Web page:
Melissa Kinney likes solving puzzles so much that she’s decided to make a career out of piecing together a dizzyingly complex one.
“To me, biology is the biggest, kind of craziest, most interesting puzzle you could possibly solve,” says Kinney, who joined the University of Wisconsin-Madison as an assistant professor of biomedical engineering in January 2019. “We know little bits and pieces about how biology works in terms of cells working with other cells, in terms of how things go wrong in disease and so on. But we just don’t understand how it all works together, honestly.”
Therein lies the challenge in the field of systems biology, one of Kinney’s areas of specialization. By analyzing gene expression in stem cells on large scales and studying the behavior and communication among those cells, Kinney hopes to learn more about how the human body’s different systems function and develop models to guide tissue engineering.
Her work is fundamental in nature, but it could help inform disease modeling for more precise drug testing or, eventually, for stem-cell-based therapies.
For now, Kinney primarily focuses on blood cells, an area she delved into as a postdoctoral research fellow at Boston Children’s Hospital and Harvard Medical School from 2014 to 2018.
“The blood is a really interesting system because it’s one of the only systems in your body that still has very active stem cells in it,” says Kinney, who got into laboratory research as a high school student in Phoenix. “If we could make a hematopoietic stem cell, which is the blood stem cell, in a lab, then we can think about things like actually replacing a bone marrow transplant or being able to have a real impact on patient populations with incredibly long donor lists.”
Kinney says UW-Madison’s long history of pioneering stem cell research was a major draw, along with the number of relationships she had already established with College of Engineering faculty members during her PhD at Georgia Tech and postdoctoral work. Though she hadn’t visited campus before interviewing, she already knew future biomedical engineering colleagues William Murphy, Randolph Ashton and Krishanu Saha, as well as chemical and biological engineering Professor Sean Palecek.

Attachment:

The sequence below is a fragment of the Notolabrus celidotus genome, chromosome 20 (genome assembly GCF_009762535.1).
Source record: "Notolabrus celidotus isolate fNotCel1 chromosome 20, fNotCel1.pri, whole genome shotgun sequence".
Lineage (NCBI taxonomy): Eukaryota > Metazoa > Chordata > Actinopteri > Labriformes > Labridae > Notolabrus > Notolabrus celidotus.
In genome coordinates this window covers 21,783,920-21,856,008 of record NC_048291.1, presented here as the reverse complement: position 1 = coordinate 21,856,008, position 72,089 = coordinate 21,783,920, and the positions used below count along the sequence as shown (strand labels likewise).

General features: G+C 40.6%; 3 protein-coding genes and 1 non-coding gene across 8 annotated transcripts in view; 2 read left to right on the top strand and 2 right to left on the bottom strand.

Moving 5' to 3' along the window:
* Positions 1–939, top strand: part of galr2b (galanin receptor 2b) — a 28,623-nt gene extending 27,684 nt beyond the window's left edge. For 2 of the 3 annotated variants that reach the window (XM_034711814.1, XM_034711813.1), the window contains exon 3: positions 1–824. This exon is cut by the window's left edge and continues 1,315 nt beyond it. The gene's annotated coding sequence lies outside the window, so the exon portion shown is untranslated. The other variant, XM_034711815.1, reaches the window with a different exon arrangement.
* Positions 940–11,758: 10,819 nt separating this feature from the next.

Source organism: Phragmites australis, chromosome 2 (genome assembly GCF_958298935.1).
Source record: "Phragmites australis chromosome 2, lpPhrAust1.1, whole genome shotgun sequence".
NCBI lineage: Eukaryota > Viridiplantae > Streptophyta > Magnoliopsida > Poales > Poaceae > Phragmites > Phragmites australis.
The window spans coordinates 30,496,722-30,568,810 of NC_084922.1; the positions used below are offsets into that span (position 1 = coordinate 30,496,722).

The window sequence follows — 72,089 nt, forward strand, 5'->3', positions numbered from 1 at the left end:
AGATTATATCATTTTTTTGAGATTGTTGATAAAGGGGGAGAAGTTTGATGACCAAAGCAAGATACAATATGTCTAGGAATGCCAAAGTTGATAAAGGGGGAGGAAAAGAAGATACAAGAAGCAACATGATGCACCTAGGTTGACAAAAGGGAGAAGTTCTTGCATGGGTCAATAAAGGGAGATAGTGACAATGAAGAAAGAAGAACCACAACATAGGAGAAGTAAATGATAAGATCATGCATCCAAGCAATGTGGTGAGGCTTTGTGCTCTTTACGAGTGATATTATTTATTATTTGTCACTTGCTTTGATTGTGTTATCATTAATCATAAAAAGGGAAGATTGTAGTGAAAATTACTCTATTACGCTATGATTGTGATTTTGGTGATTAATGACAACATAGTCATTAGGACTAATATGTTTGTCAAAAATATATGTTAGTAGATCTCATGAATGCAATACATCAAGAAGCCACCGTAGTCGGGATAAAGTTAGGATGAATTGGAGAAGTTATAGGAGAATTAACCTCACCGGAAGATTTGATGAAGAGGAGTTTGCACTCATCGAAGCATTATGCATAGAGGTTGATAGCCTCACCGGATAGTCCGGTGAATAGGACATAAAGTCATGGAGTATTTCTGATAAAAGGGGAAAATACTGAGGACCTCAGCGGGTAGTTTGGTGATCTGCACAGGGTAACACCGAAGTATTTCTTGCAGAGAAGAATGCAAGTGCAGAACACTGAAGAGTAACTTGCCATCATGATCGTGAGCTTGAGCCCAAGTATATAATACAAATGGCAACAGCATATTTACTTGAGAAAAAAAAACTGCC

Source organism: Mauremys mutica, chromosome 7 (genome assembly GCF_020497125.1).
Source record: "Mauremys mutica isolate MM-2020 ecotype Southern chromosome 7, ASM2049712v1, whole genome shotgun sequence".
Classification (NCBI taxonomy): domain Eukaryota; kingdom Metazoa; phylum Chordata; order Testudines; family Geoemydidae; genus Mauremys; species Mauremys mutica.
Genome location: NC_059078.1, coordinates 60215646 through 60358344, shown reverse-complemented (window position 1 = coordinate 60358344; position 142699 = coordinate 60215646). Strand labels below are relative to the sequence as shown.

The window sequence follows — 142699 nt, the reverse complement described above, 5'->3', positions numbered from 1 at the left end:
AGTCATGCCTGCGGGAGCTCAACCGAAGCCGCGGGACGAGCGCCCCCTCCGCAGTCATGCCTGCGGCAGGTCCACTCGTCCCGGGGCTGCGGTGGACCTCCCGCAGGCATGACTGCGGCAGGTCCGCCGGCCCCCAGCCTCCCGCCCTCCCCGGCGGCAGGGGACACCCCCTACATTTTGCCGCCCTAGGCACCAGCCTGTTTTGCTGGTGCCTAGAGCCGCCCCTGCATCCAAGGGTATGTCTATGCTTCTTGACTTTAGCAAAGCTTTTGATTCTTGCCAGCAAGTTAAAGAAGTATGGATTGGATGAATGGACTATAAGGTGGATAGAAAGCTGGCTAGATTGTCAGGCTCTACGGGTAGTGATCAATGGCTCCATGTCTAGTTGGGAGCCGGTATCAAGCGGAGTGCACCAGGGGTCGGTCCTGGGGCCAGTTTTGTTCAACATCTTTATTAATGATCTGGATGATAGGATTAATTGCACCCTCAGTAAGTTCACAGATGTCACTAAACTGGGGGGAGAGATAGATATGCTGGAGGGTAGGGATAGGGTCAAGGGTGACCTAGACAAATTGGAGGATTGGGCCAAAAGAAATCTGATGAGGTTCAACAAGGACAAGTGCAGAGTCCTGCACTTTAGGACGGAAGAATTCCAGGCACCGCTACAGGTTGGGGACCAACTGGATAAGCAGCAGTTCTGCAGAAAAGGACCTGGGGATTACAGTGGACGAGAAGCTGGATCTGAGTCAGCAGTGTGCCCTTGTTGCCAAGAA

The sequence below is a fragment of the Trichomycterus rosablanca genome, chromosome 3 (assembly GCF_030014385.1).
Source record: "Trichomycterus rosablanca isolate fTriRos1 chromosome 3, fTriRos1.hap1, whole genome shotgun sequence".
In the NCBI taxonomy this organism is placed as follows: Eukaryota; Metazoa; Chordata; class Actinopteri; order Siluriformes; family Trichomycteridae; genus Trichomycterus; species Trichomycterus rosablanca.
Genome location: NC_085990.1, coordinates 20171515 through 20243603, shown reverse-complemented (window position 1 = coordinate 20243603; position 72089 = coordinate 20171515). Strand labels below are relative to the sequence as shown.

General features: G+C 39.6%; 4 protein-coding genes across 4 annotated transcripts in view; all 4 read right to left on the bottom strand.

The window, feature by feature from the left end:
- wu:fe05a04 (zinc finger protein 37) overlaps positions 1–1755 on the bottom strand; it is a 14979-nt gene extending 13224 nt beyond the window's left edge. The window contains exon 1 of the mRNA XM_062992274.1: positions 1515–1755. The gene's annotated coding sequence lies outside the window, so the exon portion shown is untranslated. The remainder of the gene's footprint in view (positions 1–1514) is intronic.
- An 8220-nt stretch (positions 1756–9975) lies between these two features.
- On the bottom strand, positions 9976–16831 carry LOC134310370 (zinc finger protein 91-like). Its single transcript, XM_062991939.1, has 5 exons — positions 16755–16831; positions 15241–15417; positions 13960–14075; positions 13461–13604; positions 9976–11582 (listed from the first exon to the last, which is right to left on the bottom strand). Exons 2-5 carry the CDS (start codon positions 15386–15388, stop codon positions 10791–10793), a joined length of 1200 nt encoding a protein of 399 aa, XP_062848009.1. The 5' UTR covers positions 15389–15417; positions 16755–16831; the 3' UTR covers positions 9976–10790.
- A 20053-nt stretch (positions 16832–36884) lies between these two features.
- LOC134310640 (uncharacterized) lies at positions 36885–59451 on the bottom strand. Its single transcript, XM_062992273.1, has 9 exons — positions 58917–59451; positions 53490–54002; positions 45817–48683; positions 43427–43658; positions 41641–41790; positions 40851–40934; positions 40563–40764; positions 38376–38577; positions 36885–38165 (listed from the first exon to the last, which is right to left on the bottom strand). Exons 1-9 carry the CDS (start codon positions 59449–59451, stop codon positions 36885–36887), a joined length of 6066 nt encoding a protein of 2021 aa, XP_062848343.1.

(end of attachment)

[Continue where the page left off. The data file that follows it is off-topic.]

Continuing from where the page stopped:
“When I sat back and looked at my network and the people that I really respected, this was a place that really stood out,” she says. “It felt very familiar from the time that I stepped foot on campus.”
Now that she’s here, Kinney is eager to interact with students. In the near term, she’ll teach part of the biomedical engineering department’s undergraduate design sequence. Longer term, she aims to educate students in analytical and computational techniques that will allow them to handle the growing deluge of biological data that’s now available.
“Computer scientists don’t often have training in biology, and biologists are just completely intimidated by the level of data that’s being produced. So my goal is to be able to produce bioengineers who work at the interface of these different disciplines,” she says. “If I can put out cohorts of students who go out into the world and apply this and teach other people, then that’s what I would see as the biggest success of my career.”
Author: Tom Ziemer